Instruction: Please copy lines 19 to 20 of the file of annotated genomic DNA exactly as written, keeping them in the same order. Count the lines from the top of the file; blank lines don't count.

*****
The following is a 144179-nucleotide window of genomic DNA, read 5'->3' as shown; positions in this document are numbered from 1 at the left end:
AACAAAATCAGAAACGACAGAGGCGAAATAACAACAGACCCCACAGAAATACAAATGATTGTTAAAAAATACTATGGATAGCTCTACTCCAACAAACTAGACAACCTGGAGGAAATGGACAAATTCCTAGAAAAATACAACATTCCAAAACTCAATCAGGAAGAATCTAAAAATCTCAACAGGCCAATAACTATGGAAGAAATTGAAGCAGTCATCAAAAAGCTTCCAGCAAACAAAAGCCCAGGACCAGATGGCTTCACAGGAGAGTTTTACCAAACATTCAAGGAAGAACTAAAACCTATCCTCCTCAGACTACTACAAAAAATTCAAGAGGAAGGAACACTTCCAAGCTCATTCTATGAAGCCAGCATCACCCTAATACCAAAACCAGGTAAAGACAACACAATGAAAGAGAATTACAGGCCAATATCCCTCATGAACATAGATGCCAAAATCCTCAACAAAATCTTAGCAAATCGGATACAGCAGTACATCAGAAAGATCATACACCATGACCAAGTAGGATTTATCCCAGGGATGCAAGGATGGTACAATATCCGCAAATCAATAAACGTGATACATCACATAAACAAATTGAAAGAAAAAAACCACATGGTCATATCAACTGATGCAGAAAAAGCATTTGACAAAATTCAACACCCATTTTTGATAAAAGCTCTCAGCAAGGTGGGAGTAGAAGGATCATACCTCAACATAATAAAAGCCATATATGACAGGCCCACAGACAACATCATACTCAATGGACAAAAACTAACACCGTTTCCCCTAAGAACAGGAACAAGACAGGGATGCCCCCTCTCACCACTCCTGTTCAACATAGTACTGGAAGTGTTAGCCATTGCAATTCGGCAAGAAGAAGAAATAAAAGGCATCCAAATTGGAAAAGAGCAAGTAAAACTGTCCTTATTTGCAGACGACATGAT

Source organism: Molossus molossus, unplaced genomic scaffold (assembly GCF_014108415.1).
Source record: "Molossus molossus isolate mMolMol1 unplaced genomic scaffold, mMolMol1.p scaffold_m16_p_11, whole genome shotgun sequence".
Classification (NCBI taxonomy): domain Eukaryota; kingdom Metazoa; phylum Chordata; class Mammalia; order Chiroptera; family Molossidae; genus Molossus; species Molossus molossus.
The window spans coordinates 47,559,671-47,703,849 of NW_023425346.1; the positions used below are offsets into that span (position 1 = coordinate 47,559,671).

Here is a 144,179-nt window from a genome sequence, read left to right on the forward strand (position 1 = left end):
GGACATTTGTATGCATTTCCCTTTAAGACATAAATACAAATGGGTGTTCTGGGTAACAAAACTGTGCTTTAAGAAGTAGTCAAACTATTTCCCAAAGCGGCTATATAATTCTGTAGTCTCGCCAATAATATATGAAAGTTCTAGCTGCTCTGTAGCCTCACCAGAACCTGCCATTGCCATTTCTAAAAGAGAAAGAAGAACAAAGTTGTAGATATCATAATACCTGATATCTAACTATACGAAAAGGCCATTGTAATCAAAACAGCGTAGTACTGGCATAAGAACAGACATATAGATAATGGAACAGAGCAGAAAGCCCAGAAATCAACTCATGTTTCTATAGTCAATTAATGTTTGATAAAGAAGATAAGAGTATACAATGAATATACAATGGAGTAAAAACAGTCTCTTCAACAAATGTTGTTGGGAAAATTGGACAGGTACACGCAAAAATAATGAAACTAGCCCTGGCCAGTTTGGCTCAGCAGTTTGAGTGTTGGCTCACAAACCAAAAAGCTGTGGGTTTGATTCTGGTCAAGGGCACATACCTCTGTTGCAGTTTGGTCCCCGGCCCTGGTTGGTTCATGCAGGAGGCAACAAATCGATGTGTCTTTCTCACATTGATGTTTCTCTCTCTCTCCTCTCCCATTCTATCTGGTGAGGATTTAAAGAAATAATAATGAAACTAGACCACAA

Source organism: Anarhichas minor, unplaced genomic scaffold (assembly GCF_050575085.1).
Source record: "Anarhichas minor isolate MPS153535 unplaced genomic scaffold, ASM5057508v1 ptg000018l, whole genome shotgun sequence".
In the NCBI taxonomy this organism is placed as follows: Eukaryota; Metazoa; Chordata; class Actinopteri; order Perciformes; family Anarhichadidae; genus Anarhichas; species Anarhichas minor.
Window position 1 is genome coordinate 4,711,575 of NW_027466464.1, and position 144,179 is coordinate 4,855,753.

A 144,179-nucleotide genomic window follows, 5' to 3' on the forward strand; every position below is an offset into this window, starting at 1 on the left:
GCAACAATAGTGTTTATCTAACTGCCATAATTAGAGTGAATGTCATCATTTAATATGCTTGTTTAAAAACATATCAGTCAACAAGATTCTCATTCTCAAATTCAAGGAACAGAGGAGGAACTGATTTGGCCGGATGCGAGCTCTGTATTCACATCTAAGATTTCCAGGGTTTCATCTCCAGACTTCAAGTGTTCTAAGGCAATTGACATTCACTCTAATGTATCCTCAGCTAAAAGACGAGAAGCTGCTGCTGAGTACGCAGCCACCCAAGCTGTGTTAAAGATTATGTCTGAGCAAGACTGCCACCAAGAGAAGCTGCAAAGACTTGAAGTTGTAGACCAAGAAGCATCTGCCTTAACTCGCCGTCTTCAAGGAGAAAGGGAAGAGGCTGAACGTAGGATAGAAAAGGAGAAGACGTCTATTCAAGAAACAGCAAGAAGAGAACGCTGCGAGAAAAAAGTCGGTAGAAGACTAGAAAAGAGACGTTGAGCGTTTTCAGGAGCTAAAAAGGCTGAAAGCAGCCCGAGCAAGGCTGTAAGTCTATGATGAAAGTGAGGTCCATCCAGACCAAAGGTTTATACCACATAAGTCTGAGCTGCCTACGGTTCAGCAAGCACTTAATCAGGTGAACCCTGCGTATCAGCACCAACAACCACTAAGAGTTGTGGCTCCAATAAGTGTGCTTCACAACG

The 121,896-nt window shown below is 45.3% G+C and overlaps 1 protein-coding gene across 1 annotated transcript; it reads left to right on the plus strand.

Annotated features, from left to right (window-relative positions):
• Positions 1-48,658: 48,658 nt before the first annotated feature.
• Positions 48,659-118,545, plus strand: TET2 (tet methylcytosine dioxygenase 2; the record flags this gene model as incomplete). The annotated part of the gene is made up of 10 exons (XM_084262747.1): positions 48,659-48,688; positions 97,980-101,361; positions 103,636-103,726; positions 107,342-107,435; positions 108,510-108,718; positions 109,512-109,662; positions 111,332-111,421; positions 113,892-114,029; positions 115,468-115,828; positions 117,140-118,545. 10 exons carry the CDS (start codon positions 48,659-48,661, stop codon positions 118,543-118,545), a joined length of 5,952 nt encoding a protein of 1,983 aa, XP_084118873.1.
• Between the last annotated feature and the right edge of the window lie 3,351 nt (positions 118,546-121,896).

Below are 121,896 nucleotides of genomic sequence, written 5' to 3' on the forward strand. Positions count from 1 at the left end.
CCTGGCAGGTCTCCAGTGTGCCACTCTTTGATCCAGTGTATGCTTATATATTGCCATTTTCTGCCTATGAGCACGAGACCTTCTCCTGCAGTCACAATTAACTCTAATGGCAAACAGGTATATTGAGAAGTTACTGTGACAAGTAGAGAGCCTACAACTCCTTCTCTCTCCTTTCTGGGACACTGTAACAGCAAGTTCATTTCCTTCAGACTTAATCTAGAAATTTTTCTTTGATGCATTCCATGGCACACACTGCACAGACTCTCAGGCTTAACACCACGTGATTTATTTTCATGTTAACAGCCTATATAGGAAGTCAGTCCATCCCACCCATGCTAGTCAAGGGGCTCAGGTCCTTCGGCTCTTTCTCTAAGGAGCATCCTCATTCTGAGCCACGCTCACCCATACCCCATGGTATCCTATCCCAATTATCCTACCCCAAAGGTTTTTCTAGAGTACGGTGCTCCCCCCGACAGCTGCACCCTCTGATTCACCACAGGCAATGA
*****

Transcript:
• Between the last annotated feature and the right edge of the window lie 3,351 nt (positions 118,546-121,896).

Below are 121,896 nucleotides of genomic sequence, written 5' to 3' on the forward strand. Positions count from 1 at the left end.